The papers of architect, and interior designer and planner Florence Knoll Bassett, measure approximately 2 linear feet dating from 1932 to 2000. The collection selectively documents Knoll Bassett's education and her career at Knoll Associates, Inc. from the 1940s until her resignation in 1965, in addition to personal design projects and other activities after leaving the company. It is an important source of information on the development of interior architecture and design from the 1940s to the 1970s, chronicling the Knoll mission to synthesize space, furniture, and design by creating interiors based on practical use, comfort, and aesthetics.
The collection documents the growth of Knoll's international reputation for its modern furnishings and interiors and the impact of a business philosophy that encompassed design excellence, technological innovation, and mass production. The material includes a chronology of Knoll Bassett's career; a portfolio of sketches, drawings and designs; photographs of Knoll Bassett and others; subject files containing sketches and photographic material; letters from friends, colleagues, clients and others; awards received by Knoll Bassett throughout her career; and printed material.
Much of the material is annotated with historical and biographical notes written by Knoll Bassett which provide invaluable contextual information for the materials found therein. The notes are dated 1999 in the Container Listing, under the assumption that they were written by Florence Knoll Bassett as she was arranging her archival papers.
Before donating her papers to the Archives of American Art, Knoll Bassett organized the material in portfolios and color-coded files and designed four containers for them. Because the method of arrangement in itself provides insight into Knoll Bassett's style and creativity the collection has been minimally processed with the addition of acid-free materials for preservation reasons and the transcription of labels which may, over time, become detached. The original order of the collection has been retained throughout.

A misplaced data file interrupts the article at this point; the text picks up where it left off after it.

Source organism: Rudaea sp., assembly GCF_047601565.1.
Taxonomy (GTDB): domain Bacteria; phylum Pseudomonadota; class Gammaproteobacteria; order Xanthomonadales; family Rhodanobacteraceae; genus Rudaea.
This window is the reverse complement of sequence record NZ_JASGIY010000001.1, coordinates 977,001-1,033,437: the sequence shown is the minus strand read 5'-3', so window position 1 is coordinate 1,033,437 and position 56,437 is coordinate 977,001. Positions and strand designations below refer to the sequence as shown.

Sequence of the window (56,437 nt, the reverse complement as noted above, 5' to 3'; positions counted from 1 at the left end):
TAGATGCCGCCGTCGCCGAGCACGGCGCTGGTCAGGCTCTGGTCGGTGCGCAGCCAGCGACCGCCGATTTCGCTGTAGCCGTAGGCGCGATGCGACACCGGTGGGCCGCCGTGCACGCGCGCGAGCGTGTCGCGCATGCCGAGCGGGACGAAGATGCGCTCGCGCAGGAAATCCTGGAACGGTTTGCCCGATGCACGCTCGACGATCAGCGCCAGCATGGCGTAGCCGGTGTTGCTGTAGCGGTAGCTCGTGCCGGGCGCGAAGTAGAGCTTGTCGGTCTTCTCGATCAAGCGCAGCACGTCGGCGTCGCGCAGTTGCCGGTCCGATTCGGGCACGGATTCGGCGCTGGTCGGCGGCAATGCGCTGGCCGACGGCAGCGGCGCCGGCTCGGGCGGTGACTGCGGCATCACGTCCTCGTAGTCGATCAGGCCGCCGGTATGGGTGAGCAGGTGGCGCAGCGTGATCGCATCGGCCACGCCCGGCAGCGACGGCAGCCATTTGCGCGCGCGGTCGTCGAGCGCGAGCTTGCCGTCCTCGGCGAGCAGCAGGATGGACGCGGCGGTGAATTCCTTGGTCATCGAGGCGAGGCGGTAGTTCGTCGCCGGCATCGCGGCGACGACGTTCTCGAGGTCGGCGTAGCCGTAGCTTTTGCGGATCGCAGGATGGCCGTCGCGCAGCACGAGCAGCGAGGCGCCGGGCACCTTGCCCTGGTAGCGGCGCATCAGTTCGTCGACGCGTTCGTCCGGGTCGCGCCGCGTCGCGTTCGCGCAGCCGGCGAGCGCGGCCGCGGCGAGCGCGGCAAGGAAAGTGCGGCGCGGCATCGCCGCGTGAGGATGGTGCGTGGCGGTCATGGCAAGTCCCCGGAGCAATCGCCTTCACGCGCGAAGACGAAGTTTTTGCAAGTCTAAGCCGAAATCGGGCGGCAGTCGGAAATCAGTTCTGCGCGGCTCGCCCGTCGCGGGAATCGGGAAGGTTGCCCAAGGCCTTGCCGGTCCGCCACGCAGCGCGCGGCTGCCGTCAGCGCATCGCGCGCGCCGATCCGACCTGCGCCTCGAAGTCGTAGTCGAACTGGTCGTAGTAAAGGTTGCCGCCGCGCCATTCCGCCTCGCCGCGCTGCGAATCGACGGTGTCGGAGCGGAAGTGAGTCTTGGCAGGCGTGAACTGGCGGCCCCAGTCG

The collection was organized into what Bassett termed "storage units," the first container being divided into three units and the collection as a whole being divided into six units. Knoll Bassett supplied a detailed inventory of the contents of each container and the subjects represented in each porfolio or folder. Subject headings from this inventory have been used in the Series Description/Container Listing. Knoll Bassett also supplied a vita summarizing her career and copies of this, and her original container inventory are enclosed with the collection and can be consulted at AAA's research center in Washington D.C.
The collection is arranged as seven series. These series represent the categories into which Knoll Bassett organized the material, with the exception that Letters and Awards are presented as two series in the finding aid. Most of the items in Series 1 to 4 are presented as portfolios in spiral-bound notebooks and the remainder of the collection is organized in folders.
Series 1: Biographical Material, 1932-1999 (Box 1; 1 portfolio)
Series 2: Selected Publications, 1946-1990, 1999 (Box 1; 1 portfolio)
Series 3: Drawings, Sketches, and Designs, 1932-1984, 1999 (Boxes 1-2; 2 portfolios)
Series 4: Photographs and Printed Material, 1956-1997, 1999 (Box 2; 1 portfolio)
Series 5: Subject Files, circa 1930s-1999 (Box 3; 1.0 linear ft.)
Series 6: Letters, circa 1930s-2000 (Box 4; 7 folders)
Series 7: Awards, 1954-1999 (Box 4; 6 folders)
Florence Knoll Bassett was born Florence Schust in 1917 and was affectionately known as Shu by her colleagues and friends. She was orphaned at age 12 and then cared for by Emile Tessin, a friend of the family whom her mother had appointed as Florence's legal guardian in the event of her death. When arrangements were being made for Florence to attend boarding school she was given the opportunity to make the selection. Kingswood School in Bloomfield Hills, Michigan, held a strong aesthetic appeal for her and she "made an immediate decision that it was the right place for me," beginning her architectural studies under the school's art director, Rachel de Wolfe Raseman.